Choctaw Nation amends hunting, fishing codes

·3 min read

Dec. 30—Choctaw Nation leaders said they will continue to fight for tribal sovereignty following the passage of a bill that will allow tribal members to hunt without a state license within tribal boundaries.

Tribal councilors unanimously passed the historic bill Thursday amending the tribe's hunting and fishing codes to allow tribal members to hunt/fish within the 10-and-a-half county reservation area in southeast Oklahoma.

"We're exercising our God-given right as Choctaw people," said District 1 Councilman and Speaker Thomas Williston during the special meeting livestreamed from the tribe's capitol in Tvshka Homma.

Nels Rodefeld, Chief of Communication and Education for ODWC, said the agency has a cross-deputation agreement with the Choctaw Nation and will prosecute any violations.

Choctaw Nation Chief Gary Batton said the tribe will defend tribal members prosecuted for hunting or fishing on state-owned properties without a state license.

"I'm saying we will defend that," Batton said. "We will use our tribal lawyers to defend that because I think they (tribal members) should have that right to do that."

Gov. Kevin Stitt previously refused to renew hunting/fishing compacts with the Choctaw and Cherokee Nations.

After the refusal became public, a spokesman for Stitt said the governor believed all Oklahomans should be treated equally.

"Personal attacks on the governor will not deter him from protecting the interests of all 4 million Oklahomans, including the state's wildlife and natural resources," Charlie Hannema said in a statement.

Hannema said the tribes were made an offer to purchase licenses at the current prices, $25 for a license to either hunt or fish and $42 for a combination license.

The compact with the Choctaw Nation offered the license to tribal members at no cost with the tribe paying the state $2 for each license issued to a tribal member.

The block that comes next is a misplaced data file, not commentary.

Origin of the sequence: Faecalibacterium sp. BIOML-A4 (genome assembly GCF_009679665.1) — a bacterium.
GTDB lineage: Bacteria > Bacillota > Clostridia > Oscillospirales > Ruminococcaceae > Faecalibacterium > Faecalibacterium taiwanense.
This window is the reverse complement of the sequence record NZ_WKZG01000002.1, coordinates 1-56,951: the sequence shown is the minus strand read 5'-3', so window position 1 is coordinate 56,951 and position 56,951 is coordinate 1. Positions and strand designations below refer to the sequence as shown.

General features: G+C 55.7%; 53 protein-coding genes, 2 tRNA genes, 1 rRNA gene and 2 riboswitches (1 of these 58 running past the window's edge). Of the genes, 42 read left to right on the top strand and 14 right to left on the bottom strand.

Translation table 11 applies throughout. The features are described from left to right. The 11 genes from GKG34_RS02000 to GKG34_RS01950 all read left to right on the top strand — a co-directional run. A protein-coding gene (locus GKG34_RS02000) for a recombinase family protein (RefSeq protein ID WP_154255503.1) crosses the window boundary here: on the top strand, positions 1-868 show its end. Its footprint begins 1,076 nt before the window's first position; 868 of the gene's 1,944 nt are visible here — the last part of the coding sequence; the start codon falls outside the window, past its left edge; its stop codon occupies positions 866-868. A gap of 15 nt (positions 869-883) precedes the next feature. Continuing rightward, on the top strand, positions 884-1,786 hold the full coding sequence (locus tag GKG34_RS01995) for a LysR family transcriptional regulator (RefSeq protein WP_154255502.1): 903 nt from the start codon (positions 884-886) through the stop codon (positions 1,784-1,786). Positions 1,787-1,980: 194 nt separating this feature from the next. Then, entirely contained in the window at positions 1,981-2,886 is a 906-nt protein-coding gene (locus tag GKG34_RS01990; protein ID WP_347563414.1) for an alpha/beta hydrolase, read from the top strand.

Stitt signed a one-year extension of the compacts in 2020, saying the compacts helped capture federal funds "for conservation efforts across our state while promoting hunting and fishing opportunities for citizens of the (tribes)," according to statements released at the time.

According to the tribe, only Choctaw Nation of Oklahoma tribal members will be able to hunt and fish within tribal boundaries in accordance with tribal laws at this time with non-tribal members allowed to hunt with a valid license issued by the state.

Tribal members who hunt and fish within the reservation boundaries will need proof of their membership along with a completed hunter safety course.

Members will then use the online Chahta Achvffa member portal to register their harvest prior to processing and being sent to a taxidermist.

"We'll keep fighting the governor as long as he wants to fight it," Brian Danker, executive director of legal operations for the tribe, said.

District 12 Councilor James Frazier asked Batton if the tribe will also defend tribal members if their equipment is confiscated by a state game warden.

"They'll probably try and take you to state court," Batton said for citations and confiscations for alleged illegal hunting on state property.

Danker said if any tribal member receives a citation from a game warden while hunting or fishing on state property, then to contact the tribe and the tribe will figure out "the best course of action."

The tribe's legal department can be reached by emailing memberlegal@choctawnation.com with more information to be posted online soon.

Contact Derrick James at djames@mcalesternews.com

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